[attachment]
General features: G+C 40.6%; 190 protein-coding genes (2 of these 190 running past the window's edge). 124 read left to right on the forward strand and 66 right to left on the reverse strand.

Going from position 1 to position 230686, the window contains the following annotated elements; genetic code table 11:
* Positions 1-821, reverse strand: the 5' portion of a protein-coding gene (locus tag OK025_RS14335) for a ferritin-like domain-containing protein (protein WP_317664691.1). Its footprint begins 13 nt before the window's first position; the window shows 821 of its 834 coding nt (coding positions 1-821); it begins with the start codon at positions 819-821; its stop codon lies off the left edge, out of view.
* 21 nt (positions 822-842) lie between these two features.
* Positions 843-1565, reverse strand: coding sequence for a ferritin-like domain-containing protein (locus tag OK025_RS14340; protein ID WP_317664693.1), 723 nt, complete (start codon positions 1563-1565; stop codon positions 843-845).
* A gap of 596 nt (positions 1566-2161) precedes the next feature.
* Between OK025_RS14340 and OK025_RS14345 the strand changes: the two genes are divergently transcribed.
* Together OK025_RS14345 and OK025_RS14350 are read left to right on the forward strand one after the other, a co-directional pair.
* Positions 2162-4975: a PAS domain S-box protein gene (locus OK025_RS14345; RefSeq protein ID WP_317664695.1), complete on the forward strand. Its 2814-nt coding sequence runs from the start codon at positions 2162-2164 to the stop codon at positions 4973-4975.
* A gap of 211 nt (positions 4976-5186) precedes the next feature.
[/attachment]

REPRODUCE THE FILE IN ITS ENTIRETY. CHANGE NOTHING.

General features: G+C 40.6%; 190 protein-coding genes (2 of these 190 running past the window's edge). 124 read left to right on the forward strand and 66 right to left on the reverse strand.

Going from position 1 to position 230686, the window contains the following annotated elements; genetic code table 11:
* Positions 1-821, reverse strand: the 5' portion of a protein-coding gene (locus tag OK025_RS14335) for a ferritin-like domain-containing protein (protein WP_317664691.1). Its footprint begins 13 nt before the window's first position; the window shows 821 of its 834 coding nt (coding positions 1-821); it begins with the start codon at positions 819-821; its stop codon lies off the left edge, out of view.
* 21 nt (positions 822-842) lie between these two features.
* Positions 843-1565, reverse strand: coding sequence for a ferritin-like domain-containing protein (locus tag OK025_RS14340; protein ID WP_317664693.1), 723 nt, complete (start codon positions 1563-1565; stop codon positions 843-845).
* A gap of 596 nt (positions 1566-2161) precedes the next feature.
* Between OK025_RS14340 and OK025_RS14345 the strand changes: the two genes are divergently transcribed.
* Together OK025_RS14345 and OK025_RS14350 are read left to right on the forward strand one after the other, a co-directional pair.
* Positions 2162-4975: a PAS domain S-box protein gene (locus OK025_RS14345; RefSeq protein ID WP_317664695.1), complete on the forward strand. Its 2814-nt coding sequence runs from the start codon at positions 2162-2164 to the stop codon at positions 4973-4975.
* A gap of 211 nt (positions 4976-5186) precedes the next feature.